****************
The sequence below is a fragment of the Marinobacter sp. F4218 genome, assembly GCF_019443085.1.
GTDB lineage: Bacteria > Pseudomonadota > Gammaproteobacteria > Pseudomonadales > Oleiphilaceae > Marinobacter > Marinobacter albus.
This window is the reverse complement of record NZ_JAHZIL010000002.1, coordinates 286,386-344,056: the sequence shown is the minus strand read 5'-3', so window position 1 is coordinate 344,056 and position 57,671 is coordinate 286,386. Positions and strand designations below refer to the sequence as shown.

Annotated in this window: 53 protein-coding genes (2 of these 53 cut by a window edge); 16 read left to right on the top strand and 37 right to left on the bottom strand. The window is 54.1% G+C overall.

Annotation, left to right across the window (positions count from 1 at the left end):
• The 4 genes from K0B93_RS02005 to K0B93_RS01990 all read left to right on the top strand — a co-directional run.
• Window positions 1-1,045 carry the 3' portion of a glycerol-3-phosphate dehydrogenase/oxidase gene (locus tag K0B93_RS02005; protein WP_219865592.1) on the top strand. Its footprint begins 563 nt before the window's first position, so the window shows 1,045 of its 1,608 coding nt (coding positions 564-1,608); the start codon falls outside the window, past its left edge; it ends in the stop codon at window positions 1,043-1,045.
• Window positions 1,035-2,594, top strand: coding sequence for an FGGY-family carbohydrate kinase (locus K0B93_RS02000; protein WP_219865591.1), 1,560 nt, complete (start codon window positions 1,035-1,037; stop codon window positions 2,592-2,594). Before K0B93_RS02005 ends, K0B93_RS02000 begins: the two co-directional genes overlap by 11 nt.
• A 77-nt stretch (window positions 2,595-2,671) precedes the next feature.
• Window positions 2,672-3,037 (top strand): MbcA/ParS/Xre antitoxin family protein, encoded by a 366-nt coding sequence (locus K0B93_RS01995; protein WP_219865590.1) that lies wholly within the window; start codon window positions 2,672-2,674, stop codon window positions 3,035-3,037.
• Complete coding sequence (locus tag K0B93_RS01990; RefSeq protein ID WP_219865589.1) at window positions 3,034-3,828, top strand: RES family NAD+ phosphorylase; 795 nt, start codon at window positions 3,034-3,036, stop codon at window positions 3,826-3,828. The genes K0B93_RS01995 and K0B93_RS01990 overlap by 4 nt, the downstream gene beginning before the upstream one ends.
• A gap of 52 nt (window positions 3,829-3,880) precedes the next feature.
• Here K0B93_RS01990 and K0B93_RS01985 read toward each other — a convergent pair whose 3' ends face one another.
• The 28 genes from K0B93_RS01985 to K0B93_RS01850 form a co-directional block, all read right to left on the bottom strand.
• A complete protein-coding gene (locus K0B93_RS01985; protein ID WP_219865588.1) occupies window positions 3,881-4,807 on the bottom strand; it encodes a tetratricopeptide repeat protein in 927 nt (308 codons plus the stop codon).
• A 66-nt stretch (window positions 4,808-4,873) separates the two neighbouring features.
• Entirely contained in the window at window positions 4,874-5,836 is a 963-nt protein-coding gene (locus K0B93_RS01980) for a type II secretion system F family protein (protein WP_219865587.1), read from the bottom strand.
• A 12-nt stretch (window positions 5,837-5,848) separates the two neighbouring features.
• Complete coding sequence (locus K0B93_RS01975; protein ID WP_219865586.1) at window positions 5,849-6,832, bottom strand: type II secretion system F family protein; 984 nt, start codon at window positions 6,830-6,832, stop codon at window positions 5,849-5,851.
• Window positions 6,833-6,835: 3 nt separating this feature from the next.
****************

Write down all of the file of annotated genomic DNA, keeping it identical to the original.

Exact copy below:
The sequence below is a fragment of the Marinobacter sp. F4218 genome, assembly GCF_019443085.1.
GTDB lineage: Bacteria > Pseudomonadota > Gammaproteobacteria > Pseudomonadales > Oleiphilaceae > Marinobacter > Marinobacter albus.
This window is the reverse complement of record NZ_JAHZIL010000002.1, coordinates 286,386-344,056: the sequence shown is the minus strand read 5'-3', so window position 1 is coordinate 344,056 and position 57,671 is coordinate 286,386. Positions and strand designations below refer to the sequence as shown.

Annotated in this window: 53 protein-coding genes (2 of these 53 cut by a window edge); 16 read left to right on the top strand and 37 right to left on the bottom strand. The window is 54.1% G+C overall.

Annotation, left to right across the window (positions count from 1 at the left end):
• The 4 genes from K0B93_RS02005 to K0B93_RS01990 all read left to right on the top strand — a co-directional run.
• Window positions 1-1,045 carry the 3' portion of a glycerol-3-phosphate dehydrogenase/oxidase gene (locus tag K0B93_RS02005; protein WP_219865592.1) on the top strand. Its footprint begins 563 nt before the window's first position, so the window shows 1,045 of its 1,608 coding nt (coding positions 564-1,608); the start codon falls outside the window, past its left edge; it ends in the stop codon at window positions 1,043-1,045.
• Window positions 1,035-2,594, top strand: coding sequence for an FGGY-family carbohydrate kinase (locus K0B93_RS02000; protein WP_219865591.1), 1,560 nt, complete (start codon window positions 1,035-1,037; stop codon window positions 2,592-2,594). Before K0B93_RS02005 ends, K0B93_RS02000 begins: the two co-directional genes overlap by 11 nt.
• A 77-nt stretch (window positions 2,595-2,671) precedes the next feature.
• Window positions 2,672-3,037 (top strand): MbcA/ParS/Xre antitoxin family protein, encoded by a 366-nt coding sequence (locus K0B93_RS01995; protein WP_219865590.1) that lies wholly within the window; start codon window positions 2,672-2,674, stop codon window positions 3,035-3,037.
• Complete coding sequence (locus tag K0B93_RS01990; RefSeq protein ID WP_219865589.1) at window positions 3,034-3,828, top strand: RES family NAD+ phosphorylase; 795 nt, start codon at window positions 3,034-3,036, stop codon at window positions 3,826-3,828. The genes K0B93_RS01995 and K0B93_RS01990 overlap by 4 nt, the downstream gene beginning before the upstream one ends.
• A gap of 52 nt (window positions 3,829-3,880) precedes the next feature.
• Here K0B93_RS01990 and K0B93_RS01985 read toward each other — a convergent pair whose 3' ends face one another.
• The 28 genes from K0B93_RS01985 to K0B93_RS01850 form a co-directional block, all read right to left on the bottom strand.
• A complete protein-coding gene (locus K0B93_RS01985; protein ID WP_219865588.1) occupies window positions 3,881-4,807 on the bottom strand; it encodes a tetratricopeptide repeat protein in 927 nt (308 codons plus the stop codon).
• A 66-nt stretch (window positions 4,808-4,873) separates the two neighbouring features.
• Entirely contained in the window at window positions 4,874-5,836 is a 963-nt protein-coding gene (locus K0B93_RS01980) for a type II secretion system F family protein (protein WP_219865587.1), read from the bottom strand.
• A 12-nt stretch (window positions 5,837-5,848) separates the two neighbouring features.
• Complete coding sequence (locus K0B93_RS01975; protein ID WP_219865586.1) at window positions 5,849-6,832, bottom strand: type II secretion system F family protein; 984 nt, start codon at window positions 6,830-6,832, stop codon at window positions 5,849-5,851.
• Window positions 6,833-6,835: 3 nt separating this feature from the next.